Q: Do you think in the future, businesses that don’t have social media pages are going to die out?

A: It’s like where we were with the Internet and e-mail 15 years ago. There were a lot of businesses that were slow to adapt and yet, can you imagine not having Internet or e-mail? So I think that’s where we are with social media and it’s not that the businesses will die out, but certainly they will be at less of an advantage than those who fully grasp the new technology.

Q: What is the new consumer psychology and how do you think consumers have changed the way they look at businesses?

A: Well there are a few different elements of this new consumer psychology were seeing as a result of Facebook, Twitter and LinkedIn. One is more sharing; really pushing the envelope in terms of privacy norms and what people are willing to share both with their friends as well as with brands. The second aspect of it is transparency. In an age where anyone can tweet and take a picture of anything, and I can also see who your friends are and what brands you like, the amount of sharing and the way that information is spread is unprecedented.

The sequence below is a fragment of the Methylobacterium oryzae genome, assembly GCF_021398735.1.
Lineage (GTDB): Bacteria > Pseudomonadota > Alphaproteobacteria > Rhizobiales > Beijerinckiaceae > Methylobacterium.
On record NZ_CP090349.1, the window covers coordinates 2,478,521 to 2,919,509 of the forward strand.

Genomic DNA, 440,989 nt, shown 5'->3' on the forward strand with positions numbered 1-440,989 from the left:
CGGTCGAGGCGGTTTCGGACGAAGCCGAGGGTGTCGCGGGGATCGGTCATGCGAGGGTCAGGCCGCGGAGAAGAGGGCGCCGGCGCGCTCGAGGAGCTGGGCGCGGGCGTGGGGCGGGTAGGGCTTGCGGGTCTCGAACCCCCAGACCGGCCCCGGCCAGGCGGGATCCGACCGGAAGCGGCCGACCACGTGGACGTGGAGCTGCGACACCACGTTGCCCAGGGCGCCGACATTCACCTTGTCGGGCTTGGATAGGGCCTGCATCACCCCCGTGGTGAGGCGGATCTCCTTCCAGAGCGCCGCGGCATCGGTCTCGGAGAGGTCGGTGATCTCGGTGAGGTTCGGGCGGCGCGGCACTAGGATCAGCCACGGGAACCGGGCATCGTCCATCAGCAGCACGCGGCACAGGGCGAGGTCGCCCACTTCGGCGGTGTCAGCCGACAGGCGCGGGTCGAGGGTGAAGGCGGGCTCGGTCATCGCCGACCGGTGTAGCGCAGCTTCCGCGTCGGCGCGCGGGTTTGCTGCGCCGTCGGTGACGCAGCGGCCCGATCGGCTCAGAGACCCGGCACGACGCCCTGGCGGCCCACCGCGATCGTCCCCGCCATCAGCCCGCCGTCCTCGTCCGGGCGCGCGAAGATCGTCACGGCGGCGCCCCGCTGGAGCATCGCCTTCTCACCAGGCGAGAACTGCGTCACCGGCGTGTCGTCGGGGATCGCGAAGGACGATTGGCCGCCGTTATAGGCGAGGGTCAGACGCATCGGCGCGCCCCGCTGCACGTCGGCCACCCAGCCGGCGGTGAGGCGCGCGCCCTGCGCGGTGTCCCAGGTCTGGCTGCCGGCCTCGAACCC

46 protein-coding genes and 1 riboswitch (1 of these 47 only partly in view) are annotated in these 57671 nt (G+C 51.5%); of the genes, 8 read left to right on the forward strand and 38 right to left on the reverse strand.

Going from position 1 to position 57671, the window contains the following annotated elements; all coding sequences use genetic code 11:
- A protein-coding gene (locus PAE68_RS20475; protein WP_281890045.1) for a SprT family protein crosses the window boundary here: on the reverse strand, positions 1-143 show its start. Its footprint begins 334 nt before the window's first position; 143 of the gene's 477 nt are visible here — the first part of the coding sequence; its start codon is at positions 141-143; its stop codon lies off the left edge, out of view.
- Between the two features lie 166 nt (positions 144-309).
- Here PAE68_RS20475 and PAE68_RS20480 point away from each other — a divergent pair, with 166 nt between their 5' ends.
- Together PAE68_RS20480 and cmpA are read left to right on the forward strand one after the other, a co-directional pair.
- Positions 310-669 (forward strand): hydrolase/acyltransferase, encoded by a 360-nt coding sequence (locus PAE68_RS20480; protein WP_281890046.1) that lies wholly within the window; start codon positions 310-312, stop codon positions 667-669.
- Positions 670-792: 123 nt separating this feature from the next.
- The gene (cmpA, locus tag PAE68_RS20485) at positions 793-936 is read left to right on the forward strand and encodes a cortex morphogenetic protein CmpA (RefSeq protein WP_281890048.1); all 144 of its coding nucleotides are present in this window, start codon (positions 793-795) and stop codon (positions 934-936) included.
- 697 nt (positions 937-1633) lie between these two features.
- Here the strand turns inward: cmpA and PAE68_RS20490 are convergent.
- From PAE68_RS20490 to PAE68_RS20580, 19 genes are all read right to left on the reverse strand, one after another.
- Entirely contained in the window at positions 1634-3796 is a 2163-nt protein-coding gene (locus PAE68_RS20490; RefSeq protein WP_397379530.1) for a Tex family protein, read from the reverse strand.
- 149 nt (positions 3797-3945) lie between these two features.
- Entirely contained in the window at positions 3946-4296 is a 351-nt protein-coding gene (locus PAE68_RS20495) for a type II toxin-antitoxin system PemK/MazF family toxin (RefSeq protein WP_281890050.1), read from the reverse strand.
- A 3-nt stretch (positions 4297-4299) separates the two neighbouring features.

Q: There are ads on Facebook that small businesses can take out, can you talk to me a little about that?

A: Advertising on Facebook, LinkedIn and Twitter is very much tied to the added sharing that most consumers are doing with their profile information. Businesses of any size can take advantage of what’s called hyper-targeting to basically take any profile information and target ads at very specific audience profiles. For example, if you sell golf clubs instead of advertizing to everyone on Facebook, you could narrow your universe to just people who say on their profile in interests say that they enjoy golfing.

Q: How do you do social media well?

A: I think the most important thing about social media in addition to listening to what’s being said is just to be authentic. It’s all about showcasing who you are as a person and even as a brand, it can really be an opportunity to show a humanizing face to your customer.

I think for a large majority of businesses that want to build their brand and want to reach new audiences and engage their existing audiences, social media can be tremendously powerful, but it’s not the kind of thing you can let run wild because that’s when it becomes a liability and that’s where we see a lot of the fear coming right now. I think companies can take steps which is a combination of technology policy and training their people to really transform that liability into an asset for the brand

Q: And any other good tips from The Facebook Era?

A: I think the most important thing for companies too is to use these sites as an individual consumer because then you can understand what the etiquette is like, what is the experience as one of the recipients of this advertising and marketing.

Christina is on Twitter @ChristinaScotti